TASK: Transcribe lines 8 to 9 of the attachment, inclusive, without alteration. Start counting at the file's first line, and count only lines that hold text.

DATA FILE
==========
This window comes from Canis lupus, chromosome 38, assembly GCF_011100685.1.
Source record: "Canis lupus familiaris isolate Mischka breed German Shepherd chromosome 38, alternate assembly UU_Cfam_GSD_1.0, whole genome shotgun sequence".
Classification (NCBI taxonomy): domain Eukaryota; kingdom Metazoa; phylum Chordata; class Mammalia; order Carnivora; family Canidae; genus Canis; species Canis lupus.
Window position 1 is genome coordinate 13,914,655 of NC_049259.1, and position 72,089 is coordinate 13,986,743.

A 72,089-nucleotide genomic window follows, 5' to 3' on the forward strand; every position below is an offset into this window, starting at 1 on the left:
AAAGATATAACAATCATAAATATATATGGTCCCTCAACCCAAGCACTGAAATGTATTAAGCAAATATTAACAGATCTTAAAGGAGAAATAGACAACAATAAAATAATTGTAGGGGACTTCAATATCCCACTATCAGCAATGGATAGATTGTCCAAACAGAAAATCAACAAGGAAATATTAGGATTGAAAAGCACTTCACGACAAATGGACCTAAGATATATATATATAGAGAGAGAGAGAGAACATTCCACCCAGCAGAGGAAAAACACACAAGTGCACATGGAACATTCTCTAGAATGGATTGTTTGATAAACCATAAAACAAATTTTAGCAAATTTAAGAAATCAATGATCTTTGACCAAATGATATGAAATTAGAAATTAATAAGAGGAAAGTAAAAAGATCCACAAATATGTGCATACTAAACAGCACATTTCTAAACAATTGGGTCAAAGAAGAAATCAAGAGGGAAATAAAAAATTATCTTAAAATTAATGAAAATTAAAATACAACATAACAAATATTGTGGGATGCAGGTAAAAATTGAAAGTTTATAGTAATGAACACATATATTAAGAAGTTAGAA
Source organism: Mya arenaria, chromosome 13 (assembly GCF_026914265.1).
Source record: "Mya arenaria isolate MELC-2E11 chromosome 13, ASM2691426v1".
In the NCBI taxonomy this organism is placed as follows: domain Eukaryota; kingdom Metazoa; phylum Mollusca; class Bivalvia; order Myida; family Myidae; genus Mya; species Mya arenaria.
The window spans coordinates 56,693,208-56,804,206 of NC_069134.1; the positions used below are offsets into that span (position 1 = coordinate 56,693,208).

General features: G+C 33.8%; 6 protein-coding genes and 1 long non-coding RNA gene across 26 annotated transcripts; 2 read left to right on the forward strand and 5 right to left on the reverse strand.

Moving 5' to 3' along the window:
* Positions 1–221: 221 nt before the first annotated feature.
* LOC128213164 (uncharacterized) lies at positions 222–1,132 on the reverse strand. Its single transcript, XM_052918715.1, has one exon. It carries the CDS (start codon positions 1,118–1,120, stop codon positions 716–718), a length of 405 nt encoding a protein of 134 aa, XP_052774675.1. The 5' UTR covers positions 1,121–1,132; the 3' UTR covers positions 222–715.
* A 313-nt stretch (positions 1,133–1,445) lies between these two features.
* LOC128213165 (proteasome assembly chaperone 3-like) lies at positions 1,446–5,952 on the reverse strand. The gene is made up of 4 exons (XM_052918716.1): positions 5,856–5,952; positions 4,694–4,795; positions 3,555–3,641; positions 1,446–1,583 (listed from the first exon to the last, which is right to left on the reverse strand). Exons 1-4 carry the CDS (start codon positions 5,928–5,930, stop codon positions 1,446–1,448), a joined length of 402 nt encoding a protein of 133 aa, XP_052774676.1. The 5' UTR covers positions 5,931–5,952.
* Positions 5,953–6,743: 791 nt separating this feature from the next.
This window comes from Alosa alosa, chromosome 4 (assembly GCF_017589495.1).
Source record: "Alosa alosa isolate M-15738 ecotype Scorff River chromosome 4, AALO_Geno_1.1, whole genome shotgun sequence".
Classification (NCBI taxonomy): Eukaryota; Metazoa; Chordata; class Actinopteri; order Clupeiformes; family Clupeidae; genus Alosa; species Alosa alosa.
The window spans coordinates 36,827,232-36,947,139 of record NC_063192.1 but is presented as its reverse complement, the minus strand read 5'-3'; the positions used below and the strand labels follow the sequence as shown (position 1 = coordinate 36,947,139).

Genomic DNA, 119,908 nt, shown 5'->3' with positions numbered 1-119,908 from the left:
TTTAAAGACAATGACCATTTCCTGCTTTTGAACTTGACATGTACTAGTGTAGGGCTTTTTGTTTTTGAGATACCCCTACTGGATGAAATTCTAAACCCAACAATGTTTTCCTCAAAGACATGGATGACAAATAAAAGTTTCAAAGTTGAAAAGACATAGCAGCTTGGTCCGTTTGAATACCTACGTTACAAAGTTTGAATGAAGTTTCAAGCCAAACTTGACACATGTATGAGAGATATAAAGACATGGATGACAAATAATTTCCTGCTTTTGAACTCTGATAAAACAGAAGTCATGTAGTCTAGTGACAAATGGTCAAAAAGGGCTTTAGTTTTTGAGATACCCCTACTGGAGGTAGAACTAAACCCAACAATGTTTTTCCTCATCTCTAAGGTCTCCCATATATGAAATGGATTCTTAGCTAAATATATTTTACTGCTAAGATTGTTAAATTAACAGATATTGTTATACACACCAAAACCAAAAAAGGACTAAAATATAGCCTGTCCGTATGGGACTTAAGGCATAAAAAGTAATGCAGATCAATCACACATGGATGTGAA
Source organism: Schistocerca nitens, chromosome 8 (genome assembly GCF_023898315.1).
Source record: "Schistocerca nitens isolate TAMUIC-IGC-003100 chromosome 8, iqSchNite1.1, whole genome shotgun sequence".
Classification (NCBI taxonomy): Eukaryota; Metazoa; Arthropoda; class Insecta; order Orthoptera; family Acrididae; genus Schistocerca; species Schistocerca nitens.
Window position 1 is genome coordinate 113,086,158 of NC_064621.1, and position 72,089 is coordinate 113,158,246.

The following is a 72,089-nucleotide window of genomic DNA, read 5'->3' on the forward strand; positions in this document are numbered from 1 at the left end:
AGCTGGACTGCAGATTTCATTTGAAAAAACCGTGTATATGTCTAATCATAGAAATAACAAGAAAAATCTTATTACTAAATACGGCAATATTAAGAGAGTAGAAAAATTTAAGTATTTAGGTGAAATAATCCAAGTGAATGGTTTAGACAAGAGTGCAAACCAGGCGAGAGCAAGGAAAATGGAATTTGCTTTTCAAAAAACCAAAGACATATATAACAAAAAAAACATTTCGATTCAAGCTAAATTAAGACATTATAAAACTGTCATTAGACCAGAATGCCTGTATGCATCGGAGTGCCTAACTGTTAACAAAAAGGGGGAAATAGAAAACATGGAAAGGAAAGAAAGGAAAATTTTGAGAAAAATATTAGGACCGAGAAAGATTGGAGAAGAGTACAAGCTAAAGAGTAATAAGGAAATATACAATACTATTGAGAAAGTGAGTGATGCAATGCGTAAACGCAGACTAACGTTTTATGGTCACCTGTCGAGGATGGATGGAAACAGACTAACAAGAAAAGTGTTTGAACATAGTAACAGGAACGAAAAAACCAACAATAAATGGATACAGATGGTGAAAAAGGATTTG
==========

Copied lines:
Source record: "Mya arenaria isolate MELC-2E11 chromosome 13, ASM2691426v1".
In the NCBI taxonomy this organism is placed as follows: domain Eukaryota; kingdom Metazoa; phylum Mollusca; class Bivalvia; order Myida; family Myidae; genus Mya; species Mya arenaria.